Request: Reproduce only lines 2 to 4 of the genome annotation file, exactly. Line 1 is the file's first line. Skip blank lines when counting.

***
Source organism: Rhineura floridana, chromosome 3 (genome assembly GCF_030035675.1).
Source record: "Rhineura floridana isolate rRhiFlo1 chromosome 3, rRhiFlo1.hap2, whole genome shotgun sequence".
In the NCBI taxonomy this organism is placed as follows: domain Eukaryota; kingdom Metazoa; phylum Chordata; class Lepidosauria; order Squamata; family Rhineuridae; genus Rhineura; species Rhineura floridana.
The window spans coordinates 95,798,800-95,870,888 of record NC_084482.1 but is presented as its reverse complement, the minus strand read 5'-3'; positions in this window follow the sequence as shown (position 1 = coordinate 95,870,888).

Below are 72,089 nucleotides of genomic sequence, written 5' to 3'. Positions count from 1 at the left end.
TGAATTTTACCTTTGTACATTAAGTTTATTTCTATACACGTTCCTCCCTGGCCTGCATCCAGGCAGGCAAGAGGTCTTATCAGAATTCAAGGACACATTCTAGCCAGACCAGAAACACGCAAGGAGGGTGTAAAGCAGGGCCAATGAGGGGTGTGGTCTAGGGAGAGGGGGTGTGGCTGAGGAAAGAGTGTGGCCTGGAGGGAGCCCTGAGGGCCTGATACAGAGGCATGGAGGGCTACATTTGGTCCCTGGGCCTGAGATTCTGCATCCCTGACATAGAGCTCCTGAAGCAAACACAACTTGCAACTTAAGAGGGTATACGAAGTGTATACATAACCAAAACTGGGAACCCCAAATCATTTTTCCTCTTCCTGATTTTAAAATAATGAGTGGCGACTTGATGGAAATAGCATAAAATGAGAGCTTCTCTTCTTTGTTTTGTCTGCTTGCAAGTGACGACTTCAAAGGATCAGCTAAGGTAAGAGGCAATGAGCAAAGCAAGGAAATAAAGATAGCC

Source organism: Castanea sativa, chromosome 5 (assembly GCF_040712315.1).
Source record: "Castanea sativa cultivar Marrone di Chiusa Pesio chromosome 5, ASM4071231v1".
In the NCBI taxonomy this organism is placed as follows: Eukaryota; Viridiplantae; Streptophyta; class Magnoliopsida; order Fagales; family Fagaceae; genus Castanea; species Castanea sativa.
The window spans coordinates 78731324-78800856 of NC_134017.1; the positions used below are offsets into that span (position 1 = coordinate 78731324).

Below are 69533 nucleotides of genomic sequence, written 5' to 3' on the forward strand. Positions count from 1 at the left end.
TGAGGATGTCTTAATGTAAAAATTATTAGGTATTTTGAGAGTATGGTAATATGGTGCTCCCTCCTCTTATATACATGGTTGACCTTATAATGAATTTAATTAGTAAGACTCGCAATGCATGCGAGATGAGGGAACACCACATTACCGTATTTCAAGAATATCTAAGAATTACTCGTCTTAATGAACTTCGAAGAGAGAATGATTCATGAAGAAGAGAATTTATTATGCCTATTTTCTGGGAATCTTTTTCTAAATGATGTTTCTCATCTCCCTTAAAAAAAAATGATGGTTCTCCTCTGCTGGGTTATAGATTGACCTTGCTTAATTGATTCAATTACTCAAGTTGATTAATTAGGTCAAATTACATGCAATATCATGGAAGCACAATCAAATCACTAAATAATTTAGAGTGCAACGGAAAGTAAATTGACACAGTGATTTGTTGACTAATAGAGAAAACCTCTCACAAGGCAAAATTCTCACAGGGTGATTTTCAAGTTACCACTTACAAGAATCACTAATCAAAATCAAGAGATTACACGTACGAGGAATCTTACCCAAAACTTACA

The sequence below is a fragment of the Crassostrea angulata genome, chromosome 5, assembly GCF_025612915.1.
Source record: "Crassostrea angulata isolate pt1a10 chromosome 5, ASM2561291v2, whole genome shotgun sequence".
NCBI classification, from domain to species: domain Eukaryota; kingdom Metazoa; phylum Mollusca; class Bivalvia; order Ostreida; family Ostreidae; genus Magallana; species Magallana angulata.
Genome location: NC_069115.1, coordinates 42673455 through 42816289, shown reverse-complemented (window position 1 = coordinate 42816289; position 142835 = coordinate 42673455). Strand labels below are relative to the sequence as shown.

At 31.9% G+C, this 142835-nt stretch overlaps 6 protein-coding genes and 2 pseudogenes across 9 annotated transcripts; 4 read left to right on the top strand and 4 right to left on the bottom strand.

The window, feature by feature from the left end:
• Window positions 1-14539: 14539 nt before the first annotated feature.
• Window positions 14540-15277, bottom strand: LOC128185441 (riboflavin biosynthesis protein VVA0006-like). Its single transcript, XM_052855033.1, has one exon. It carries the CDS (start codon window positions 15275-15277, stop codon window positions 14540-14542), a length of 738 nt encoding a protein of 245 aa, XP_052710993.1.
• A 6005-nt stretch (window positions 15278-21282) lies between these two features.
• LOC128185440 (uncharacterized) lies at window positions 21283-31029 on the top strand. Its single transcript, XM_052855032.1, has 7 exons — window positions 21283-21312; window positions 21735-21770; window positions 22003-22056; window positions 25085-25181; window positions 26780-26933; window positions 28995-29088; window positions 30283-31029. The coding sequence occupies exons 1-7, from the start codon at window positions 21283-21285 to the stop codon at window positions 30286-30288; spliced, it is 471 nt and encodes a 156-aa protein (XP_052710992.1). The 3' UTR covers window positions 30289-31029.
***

Source record: "Rhineura floridana isolate rRhiFlo1 chromosome 3, rRhiFlo1.hap2, whole genome shotgun sequence".
In the NCBI taxonomy this organism is placed as follows: domain Eukaryota; kingdom Metazoa; phylum Chordata; class Lepidosauria; order Squamata; family Rhineuridae; genus Rhineura; species Rhineura floridana.
The window spans coordinates 95,798,800-95,870,888 of record NC_084482.1 but is presented as its reverse complement, the minus strand read 5'-3'; positions in this window follow the sequence as shown (position 1 = coordinate 95,870,888).